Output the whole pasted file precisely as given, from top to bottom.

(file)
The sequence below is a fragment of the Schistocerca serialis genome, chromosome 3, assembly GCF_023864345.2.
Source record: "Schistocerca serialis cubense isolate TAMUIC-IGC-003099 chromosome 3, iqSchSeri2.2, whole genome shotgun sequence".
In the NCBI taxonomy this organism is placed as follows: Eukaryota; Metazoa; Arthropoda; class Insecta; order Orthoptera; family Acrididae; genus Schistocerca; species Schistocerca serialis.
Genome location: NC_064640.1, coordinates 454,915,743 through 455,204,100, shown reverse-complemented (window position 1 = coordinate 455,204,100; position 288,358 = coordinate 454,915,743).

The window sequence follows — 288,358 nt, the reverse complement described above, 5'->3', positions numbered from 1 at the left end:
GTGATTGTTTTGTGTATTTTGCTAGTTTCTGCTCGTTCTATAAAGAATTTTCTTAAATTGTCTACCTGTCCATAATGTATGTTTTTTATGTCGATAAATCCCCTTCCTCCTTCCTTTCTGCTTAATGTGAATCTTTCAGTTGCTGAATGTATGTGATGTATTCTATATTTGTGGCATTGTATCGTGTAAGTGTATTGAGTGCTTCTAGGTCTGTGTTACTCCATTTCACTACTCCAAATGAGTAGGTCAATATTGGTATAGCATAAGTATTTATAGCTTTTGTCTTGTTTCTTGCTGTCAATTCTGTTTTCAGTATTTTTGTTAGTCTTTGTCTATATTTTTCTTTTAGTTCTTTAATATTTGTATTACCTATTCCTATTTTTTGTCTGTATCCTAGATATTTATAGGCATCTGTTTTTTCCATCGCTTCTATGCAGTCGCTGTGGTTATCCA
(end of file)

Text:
The sequence below is a fragment of the Schistocerca serialis genome, chromosome 3, assembly GCF_023864345.2.
Source record: "Schistocerca serialis cubense isolate TAMUIC-IGC-003099 chromosome 3, iqSchSeri2.2, whole genome shotgun sequence".
In the NCBI taxonomy this organism is placed as follows: Eukaryota; Metazoa; Arthropoda; class Insecta; order Orthoptera; family Acrididae; genus Schistocerca; species Schistocerca serialis.
Genome location: NC_064640.1, coordinates 454,915,743 through 455,204,100, shown reverse-complemented (window position 1 = coordinate 455,204,100; position 288,358 = coordinate 454,915,743).

The window sequence follows — 288,358 nt, the reverse complement described above, 5'->3', positions numbered from 1 at the left end:
GTGATTGTTTTGTGTATTTTGCTAGTTTCTGCTCGTTCTATAAAGAATTTTCTTAAATTGTCTACCTGTCCATAATGTATGTTTTTTATGTCGATAAATCCCCTTCCTCCTTCCTTTCTGCTTAATGTGAATCTTTCAGTTGCTGAATGTATGTGATGTATTCTATATTTGTGGCATTGTATCGTGTAAGTGTATTGAGTGCTTCTAGGTCTGTGTTACTCCATTTCACTACTCCAAATGAGTAGGTCAATATTGGTATAGCATAAGTATTTATAGCTTTTGTCTTGTTTCTTGCTGTCAATTCTGTTTTCAGTATTTTTGTTAGTCTTTGTCTATATTTTTCTTTTAGTTCTTTAATATTTGTATTACCTATTCCTATTTTTTGTCTGTATCCTAGATATTTATAGGCATCTGTTTTTTCCATCGCTTCTATGCAGTCGCTGTGGTTATCCA